The eight-week campaign, which launches on September 2, will appear on digital platforms as well as in the papers, and a series of six ads will highlight the level of attention and influence that newspaper brands still command.
For example, one ad shows a picture of two news presenters resting their hands on some newspapers beneath the headline: "The front page news on TV every night? Ours."
And a 40-second film, Media Butterflies, develops the idea that it is hard to find any audience today that gives you its undivided attention as they are all "surfing, scrolling and skipping". By contrast newspaper readers are: "receptive, engaged and absorbed".
The campaign also emphasises the spending power of newspaper readers and makes the point that more 18-24 year olds turn to news brands, not the TV, for their news.
"Technology and the arrival of tech organisations has transformed the way all of us find information, which means the important role newspaper brands play can sometimes be overlooked," said Rufus Olins, chief executive of Newsworks, the marketing body for national newspapers and the organisation behind the campaign.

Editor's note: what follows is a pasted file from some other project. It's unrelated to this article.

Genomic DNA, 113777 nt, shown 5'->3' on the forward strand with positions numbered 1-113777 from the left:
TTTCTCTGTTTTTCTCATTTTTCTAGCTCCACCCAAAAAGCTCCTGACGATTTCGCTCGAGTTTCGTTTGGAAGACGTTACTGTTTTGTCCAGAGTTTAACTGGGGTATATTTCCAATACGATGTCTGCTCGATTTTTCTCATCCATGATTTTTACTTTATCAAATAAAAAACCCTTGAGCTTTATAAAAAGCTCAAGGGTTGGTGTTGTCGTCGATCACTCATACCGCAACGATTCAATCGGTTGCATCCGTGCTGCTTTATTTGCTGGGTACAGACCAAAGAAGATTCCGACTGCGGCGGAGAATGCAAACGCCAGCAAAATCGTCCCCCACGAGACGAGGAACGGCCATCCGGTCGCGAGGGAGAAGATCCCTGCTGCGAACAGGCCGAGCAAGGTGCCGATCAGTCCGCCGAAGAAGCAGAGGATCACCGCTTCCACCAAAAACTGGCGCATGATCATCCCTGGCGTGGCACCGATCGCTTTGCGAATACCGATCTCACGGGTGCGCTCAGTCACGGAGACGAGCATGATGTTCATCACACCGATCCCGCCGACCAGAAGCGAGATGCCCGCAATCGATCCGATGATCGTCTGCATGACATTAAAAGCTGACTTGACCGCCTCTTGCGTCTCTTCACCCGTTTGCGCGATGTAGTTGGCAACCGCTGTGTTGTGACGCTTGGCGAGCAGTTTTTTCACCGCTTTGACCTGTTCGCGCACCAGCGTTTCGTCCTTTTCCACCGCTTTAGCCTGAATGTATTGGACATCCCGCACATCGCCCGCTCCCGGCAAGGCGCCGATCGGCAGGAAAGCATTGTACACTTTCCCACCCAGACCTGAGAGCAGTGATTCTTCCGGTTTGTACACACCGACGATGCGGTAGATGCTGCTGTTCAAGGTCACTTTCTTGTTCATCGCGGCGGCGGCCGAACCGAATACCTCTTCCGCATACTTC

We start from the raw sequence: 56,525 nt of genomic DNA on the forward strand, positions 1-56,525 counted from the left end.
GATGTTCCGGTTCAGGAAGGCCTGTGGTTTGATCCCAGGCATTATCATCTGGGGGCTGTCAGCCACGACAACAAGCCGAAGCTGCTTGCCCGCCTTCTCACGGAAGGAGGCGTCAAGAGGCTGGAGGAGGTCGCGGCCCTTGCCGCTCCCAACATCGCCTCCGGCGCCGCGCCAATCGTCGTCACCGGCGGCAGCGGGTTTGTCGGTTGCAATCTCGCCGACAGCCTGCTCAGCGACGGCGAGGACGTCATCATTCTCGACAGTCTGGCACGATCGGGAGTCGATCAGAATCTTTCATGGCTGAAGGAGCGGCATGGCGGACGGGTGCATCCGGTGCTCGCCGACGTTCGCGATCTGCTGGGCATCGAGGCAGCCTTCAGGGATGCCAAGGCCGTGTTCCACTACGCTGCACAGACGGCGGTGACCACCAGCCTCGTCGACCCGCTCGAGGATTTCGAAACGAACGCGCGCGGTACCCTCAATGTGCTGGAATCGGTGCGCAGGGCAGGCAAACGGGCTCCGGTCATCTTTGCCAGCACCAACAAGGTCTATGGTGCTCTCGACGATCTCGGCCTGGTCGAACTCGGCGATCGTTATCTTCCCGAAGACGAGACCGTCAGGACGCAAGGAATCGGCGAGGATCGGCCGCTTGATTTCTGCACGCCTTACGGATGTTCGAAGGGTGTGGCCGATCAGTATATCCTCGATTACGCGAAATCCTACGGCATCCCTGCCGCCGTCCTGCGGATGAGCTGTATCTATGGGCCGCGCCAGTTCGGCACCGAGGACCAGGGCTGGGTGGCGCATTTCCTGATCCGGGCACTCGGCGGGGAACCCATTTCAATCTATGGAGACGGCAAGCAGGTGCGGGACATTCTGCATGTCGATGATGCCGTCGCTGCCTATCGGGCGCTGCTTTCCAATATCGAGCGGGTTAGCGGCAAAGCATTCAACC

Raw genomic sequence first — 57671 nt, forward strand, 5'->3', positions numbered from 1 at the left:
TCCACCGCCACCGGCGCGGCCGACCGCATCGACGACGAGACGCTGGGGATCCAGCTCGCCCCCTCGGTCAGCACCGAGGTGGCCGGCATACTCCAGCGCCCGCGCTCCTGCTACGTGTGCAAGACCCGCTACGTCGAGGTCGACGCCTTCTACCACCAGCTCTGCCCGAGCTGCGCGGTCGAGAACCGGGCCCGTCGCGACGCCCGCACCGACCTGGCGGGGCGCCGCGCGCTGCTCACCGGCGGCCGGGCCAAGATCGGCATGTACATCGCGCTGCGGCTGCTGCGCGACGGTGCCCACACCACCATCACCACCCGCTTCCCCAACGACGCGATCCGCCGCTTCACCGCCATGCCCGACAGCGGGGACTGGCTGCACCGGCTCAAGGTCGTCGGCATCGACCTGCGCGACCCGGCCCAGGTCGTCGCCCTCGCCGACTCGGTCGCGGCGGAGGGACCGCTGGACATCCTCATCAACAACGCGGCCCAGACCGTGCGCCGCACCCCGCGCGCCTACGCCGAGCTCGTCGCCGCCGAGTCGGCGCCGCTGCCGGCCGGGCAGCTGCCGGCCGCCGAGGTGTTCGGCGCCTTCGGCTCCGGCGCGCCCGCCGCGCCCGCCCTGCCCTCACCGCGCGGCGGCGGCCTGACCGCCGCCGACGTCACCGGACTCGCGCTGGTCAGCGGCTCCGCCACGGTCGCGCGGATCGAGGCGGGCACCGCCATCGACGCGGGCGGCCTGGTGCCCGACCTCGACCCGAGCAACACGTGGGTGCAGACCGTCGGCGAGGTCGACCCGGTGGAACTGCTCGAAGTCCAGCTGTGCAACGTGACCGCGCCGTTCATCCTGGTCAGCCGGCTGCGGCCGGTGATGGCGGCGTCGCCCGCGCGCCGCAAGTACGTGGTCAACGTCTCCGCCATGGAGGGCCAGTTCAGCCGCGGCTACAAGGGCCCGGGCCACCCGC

"We felt it was time to remind people about the job they do and extraordinary influence they have over people's opinions and decision-making," he added.
Alfredo Marcantonio, a partner at HHM which created the campaign, claimed that national newspapers are now "more widely read than they were in Fleet Street's heyday".
"Not only this, but people are faithful regardless of format," he said. "They'd no more change their newspaper than their football team."
Digital revenues and audiences continue to grow for publishers, but the newspapers themselves remain the biggest source of ad revenue. Advertisers spent £1.37bn in national news brands last year, according to the latest AA/Warc figures, including £214m on digital platforms.
Data sourced from Newsworks; additional content by Warc staff